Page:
My wife, Amanda, wrote on the important issue of the temptations, pressures and expectations of having children and how many. It was published by CBMW this morning. Here is the full article.
In the beginning God said, “Be fruitful and multiply, fill the earth…” (Gen. 1: 28). The blessing of children was given in the context of Eden where God walked with Adam and Eve in uncorrupted communion. Everything was good and purposeful; nothing was tainted by sin.
These words have recently given me pause for thought as my husband and I consider adopting. You see, the research and red tape that has delayed the process, and the departure of our two children to university, seems only to have increased my desire to adopt.
I look around our church; I love what I see—large families, children being raised in the fear and instruction of the Lord. This too, serves to intensify my desire, and I wonder if as a mother with only two children, I have missed the mark to multiply—I mean really multiply!
So just how many children should a woman have?
Here are a few things to consider:
Know Your Motivation
After the blessing came the fall, and the subsequent corruption of creation includes our desires for God’s gifts. The prophet Jeremiah warned that the heart is deceitful above all things (Jer. 17:9), so I question my motivation even in something good like adoption: Why do I want to adopt?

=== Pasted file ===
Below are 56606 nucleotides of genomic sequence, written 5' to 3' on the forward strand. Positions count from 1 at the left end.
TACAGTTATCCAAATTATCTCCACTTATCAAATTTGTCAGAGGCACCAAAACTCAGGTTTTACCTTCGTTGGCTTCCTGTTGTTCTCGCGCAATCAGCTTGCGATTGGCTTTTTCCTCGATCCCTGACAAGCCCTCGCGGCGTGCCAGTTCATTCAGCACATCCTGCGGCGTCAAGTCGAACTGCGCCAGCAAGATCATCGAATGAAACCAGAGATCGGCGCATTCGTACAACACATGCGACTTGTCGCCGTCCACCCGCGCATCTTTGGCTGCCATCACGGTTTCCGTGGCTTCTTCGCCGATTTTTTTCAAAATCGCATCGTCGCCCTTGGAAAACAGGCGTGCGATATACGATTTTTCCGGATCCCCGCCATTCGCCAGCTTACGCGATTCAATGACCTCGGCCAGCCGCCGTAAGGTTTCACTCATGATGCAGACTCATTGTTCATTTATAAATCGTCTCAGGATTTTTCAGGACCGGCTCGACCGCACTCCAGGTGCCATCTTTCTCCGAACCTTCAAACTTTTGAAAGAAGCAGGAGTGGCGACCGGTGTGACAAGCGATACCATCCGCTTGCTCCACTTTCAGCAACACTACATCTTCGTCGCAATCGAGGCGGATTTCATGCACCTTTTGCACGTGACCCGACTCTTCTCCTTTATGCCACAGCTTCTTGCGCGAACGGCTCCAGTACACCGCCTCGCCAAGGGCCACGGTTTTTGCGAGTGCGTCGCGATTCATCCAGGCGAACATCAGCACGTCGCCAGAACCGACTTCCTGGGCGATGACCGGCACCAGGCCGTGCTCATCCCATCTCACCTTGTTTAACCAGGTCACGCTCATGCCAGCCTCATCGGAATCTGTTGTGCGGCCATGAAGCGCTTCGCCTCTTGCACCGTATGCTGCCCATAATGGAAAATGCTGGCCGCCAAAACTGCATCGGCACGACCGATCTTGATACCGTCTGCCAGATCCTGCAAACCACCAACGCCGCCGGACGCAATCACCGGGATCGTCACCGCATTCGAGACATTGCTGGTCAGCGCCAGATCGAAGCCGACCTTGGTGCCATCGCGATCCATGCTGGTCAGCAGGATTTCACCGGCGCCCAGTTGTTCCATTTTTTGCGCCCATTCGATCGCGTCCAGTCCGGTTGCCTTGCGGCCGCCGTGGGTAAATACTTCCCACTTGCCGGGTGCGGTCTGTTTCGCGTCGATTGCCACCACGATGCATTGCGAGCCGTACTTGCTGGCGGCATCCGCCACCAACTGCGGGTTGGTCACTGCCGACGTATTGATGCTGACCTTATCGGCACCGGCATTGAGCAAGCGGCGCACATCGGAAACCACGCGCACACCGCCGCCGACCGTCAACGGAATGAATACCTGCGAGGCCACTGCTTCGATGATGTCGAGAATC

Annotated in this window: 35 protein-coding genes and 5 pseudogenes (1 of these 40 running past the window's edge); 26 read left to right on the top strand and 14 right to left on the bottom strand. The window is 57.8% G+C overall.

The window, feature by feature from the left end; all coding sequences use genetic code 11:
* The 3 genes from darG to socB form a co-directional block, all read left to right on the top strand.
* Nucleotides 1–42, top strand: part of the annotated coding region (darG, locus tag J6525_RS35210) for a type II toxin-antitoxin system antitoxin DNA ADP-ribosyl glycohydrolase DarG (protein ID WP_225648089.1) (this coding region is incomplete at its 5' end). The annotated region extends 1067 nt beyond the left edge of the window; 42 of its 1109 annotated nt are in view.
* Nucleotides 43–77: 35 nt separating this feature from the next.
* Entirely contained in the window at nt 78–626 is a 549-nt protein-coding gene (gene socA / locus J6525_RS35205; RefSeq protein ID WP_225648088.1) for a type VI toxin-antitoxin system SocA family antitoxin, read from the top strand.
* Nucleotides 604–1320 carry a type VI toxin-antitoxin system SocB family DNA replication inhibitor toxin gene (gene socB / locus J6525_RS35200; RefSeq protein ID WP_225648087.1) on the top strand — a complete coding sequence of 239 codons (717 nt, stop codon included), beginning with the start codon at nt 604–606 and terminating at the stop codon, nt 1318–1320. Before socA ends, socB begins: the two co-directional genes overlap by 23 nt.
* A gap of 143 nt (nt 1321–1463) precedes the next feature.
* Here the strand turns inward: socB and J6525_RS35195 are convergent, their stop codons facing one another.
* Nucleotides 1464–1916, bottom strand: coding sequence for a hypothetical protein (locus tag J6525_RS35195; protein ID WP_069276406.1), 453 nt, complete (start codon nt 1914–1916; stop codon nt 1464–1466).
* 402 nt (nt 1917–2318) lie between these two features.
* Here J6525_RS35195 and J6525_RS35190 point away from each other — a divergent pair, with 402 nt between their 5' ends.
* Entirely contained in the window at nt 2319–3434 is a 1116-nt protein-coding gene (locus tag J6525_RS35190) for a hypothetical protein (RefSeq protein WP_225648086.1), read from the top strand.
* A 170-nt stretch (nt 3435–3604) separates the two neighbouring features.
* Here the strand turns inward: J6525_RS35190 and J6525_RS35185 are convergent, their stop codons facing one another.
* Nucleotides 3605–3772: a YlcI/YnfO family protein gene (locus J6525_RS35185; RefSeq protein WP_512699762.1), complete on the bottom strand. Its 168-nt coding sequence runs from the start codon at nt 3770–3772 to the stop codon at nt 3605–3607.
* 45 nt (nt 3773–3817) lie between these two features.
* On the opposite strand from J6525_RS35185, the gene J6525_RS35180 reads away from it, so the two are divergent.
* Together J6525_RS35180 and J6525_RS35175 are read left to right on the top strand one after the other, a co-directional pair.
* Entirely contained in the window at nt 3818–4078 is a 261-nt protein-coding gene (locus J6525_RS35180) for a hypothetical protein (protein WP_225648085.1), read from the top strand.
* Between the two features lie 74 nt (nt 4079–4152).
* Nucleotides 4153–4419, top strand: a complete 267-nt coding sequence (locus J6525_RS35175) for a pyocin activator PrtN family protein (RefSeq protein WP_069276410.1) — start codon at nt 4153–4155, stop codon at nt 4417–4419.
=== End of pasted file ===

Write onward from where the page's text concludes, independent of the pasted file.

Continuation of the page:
Heart corruption is deep. Sin is multi-faceted, and locating the motivating, underlying thoughts and actions is like peeling the layers of an onion—and the more you peel the more you want to cry. Here are some questions to think through:
What’s your motivation for having children? Is it gospel-centered? Or, is it personal preference? Do you feel pressure to have more children? By what standard are you measuring yourself? Is it the ever-expanding evangelical family sub-culture, where even reproduction has become a competition of sorts? Or is it in God’s provision of children as a blessing?
Understanding your motivation for having children is a key component to deciding when to have children and how many you choose to have.
Know Your Identity
God’s mandate to multiply is the same now as then, children are an assumed blessing. But God’s promise to Abraham, to make him the father of many nations, is fulfilled in Christ, expanding the blessing beyond mere physical procreation (John 1:13)
Therefore a woman is not diminished by her lack of children because procreation is no longer the means of producing worshippers of God. It comes through regeneration, producing spiritual children for the family of God. Whether you are married or single, God gives all women ability to mother spiritual children. This identity is crucial to understand because this will keep us from the temptation towards greed and comparison, the fruit of a covetous heart. Knowing our identity as wives and mothers helps in understanding our limitations. We are all identified as mothers, capable and equipped to produce spiritual children by proclaiming Christ’s finished work to those in darkness and discipling them in the faith.
Know Your Limitations